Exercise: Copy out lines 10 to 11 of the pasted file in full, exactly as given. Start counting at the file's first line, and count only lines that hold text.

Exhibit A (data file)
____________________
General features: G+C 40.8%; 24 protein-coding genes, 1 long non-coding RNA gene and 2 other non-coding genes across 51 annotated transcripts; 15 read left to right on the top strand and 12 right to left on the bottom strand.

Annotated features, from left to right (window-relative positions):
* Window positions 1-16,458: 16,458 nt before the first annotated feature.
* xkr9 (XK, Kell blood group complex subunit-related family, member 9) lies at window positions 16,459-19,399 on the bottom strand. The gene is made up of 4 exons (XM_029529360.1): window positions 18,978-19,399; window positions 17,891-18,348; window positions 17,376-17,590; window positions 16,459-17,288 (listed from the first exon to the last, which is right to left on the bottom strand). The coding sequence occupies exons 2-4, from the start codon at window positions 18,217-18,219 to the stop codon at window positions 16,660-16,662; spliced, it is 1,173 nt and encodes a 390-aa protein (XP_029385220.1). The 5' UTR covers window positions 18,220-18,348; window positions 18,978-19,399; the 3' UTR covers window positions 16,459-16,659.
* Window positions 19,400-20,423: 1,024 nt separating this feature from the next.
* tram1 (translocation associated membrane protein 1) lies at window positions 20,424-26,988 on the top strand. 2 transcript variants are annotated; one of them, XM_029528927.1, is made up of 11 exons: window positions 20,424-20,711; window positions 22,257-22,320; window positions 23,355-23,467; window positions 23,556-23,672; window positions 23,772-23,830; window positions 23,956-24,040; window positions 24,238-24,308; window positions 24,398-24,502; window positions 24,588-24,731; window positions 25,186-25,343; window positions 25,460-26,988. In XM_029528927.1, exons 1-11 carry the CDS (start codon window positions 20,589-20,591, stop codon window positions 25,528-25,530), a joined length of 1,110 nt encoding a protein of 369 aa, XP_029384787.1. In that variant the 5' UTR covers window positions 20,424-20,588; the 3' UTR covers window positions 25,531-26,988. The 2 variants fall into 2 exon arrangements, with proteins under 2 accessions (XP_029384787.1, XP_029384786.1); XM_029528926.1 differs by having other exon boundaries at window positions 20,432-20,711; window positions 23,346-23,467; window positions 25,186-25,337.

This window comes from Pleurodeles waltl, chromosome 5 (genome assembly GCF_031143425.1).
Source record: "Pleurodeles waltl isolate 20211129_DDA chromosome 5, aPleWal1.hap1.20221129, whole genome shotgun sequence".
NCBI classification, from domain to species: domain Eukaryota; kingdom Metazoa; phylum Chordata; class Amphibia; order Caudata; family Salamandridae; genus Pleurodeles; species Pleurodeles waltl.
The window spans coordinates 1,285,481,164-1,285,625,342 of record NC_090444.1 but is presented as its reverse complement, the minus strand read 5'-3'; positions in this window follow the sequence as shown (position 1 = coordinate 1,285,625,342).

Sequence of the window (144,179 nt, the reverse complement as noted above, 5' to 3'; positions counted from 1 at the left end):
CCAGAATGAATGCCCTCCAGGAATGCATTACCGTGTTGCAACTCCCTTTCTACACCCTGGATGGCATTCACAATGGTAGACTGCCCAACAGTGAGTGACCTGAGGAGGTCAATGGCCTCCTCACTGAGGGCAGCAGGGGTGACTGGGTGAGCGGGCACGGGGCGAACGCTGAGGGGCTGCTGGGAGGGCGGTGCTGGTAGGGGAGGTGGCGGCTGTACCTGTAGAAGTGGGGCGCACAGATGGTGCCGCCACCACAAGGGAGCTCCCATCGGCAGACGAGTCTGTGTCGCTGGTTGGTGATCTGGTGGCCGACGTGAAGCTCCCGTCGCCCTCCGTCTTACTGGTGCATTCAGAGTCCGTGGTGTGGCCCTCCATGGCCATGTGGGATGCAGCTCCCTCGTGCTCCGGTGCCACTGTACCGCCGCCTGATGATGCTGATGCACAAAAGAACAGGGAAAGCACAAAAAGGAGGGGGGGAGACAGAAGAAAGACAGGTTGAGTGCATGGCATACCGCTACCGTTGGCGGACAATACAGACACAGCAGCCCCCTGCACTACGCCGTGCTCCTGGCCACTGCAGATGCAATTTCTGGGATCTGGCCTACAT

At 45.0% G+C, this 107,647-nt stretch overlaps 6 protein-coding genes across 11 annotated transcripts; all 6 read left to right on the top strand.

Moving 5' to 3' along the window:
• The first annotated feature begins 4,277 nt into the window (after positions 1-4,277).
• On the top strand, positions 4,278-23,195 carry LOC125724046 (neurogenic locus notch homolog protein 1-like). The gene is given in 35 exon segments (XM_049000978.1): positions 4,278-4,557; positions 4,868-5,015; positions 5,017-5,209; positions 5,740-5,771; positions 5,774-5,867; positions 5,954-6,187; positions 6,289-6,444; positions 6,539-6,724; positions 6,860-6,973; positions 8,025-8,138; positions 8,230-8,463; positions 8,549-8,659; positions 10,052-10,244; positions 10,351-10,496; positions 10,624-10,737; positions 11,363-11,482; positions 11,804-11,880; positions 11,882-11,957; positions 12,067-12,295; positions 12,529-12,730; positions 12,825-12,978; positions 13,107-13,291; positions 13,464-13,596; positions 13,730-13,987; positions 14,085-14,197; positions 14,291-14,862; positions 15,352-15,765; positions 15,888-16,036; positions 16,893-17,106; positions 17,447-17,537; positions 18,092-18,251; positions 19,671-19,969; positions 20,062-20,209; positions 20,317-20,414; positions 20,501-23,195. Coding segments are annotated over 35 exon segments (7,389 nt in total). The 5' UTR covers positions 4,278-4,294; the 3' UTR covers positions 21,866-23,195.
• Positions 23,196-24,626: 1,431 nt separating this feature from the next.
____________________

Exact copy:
The window spans coordinates 1,285,481,164-1,285,625,342 of record NC_090444.1 but is presented as its reverse complement, the minus strand read 5'-3'; positions in this window follow the sequence as shown (position 1 = coordinate 1,285,625,342).

Sequence of the window (144,179 nt, the reverse complement as noted above, 5' to 3'; positions counted from 1 at the left end):